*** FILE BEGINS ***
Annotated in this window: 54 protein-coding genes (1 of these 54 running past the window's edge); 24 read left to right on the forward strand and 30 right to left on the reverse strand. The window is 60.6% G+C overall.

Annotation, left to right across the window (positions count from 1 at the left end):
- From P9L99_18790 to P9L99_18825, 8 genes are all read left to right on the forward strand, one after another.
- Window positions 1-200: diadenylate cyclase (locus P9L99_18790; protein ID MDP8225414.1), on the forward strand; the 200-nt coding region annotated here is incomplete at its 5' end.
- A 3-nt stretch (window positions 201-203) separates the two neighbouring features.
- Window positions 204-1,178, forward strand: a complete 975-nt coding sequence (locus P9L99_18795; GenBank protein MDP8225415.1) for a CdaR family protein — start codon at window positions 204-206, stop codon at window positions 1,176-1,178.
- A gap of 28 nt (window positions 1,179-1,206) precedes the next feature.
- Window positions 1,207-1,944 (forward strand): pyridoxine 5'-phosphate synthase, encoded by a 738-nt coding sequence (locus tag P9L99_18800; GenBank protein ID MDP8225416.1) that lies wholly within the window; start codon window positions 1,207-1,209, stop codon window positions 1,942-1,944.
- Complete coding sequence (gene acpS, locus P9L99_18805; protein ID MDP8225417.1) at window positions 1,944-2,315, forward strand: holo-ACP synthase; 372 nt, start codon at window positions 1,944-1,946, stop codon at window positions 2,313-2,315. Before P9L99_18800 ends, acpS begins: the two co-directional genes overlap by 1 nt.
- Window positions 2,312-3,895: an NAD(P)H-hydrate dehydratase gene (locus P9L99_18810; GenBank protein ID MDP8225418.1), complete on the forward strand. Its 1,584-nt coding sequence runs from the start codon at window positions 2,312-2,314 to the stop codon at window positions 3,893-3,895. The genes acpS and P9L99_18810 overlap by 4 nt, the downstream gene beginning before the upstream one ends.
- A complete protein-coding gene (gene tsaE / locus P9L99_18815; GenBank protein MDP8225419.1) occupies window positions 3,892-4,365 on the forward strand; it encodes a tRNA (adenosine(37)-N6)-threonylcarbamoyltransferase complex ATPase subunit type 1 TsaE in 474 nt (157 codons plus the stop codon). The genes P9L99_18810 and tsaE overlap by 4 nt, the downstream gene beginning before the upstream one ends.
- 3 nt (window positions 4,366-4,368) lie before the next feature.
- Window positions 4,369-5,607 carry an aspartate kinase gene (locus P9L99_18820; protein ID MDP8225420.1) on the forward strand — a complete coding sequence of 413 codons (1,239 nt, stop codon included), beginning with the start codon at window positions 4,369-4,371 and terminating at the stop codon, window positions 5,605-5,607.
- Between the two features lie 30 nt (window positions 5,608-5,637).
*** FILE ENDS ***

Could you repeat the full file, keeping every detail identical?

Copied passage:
Annotated in this window: 54 protein-coding genes (1 of these 54 running past the window's edge); 24 read left to right on the forward strand and 30 right to left on the reverse strand. The window is 60.6% G+C overall.

Annotation, left to right across the window (positions count from 1 at the left end):
- From P9L99_18790 to P9L99_18825, 8 genes are all read left to right on the forward strand, one after another.
- Window positions 1-200: diadenylate cyclase (locus P9L99_18790; protein ID MDP8225414.1), on the forward strand; the 200-nt coding region annotated here is incomplete at its 5' end.
- A 3-nt stretch (window positions 201-203) separates the two neighbouring features.
- Window positions 204-1,178, forward strand: a complete 975-nt coding sequence (locus P9L99_18795; GenBank protein MDP8225415.1) for a CdaR family protein — start codon at window positions 204-206, stop codon at window positions 1,176-1,178.
- A gap of 28 nt (window positions 1,179-1,206) precedes the next feature.
- Window positions 1,207-1,944 (forward strand): pyridoxine 5'-phosphate synthase, encoded by a 738-nt coding sequence (locus tag P9L99_18800; GenBank protein ID MDP8225416.1) that lies wholly within the window; start codon window positions 1,207-1,209, stop codon window positions 1,942-1,944.
- Complete coding sequence (gene acpS, locus P9L99_18805; protein ID MDP8225417.1) at window positions 1,944-2,315, forward strand: holo-ACP synthase; 372 nt, start codon at window positions 1,944-1,946, stop codon at window positions 2,313-2,315. Before P9L99_18800 ends, acpS begins: the two co-directional genes overlap by 1 nt.
- Window positions 2,312-3,895: an NAD(P)H-hydrate dehydratase gene (locus P9L99_18810; GenBank protein ID MDP8225418.1), complete on the forward strand. Its 1,584-nt coding sequence runs from the start codon at window positions 2,312-2,314 to the stop codon at window positions 3,893-3,895. The genes acpS and P9L99_18810 overlap by 4 nt, the downstream gene beginning before the upstream one ends.
- A complete protein-coding gene (gene tsaE / locus P9L99_18815; GenBank protein MDP8225419.1) occupies window positions 3,892-4,365 on the forward strand; it encodes a tRNA (adenosine(37)-N6)-threonylcarbamoyltransferase complex ATPase subunit type 1 TsaE in 474 nt (157 codons plus the stop codon). The genes P9L99_18810 and tsaE overlap by 4 nt, the downstream gene beginning before the upstream one ends.
- 3 nt (window positions 4,366-4,368) lie before the next feature.
- Window positions 4,369-5,607 carry an aspartate kinase gene (locus P9L99_18820; protein ID MDP8225420.1) on the forward strand — a complete coding sequence of 413 codons (1,239 nt, stop codon included), beginning with the start codon at window positions 4,369-4,371 and terminating at the stop codon, window positions 5,605-5,607.
- Between the two features lie 30 nt (window positions 5,608-5,637).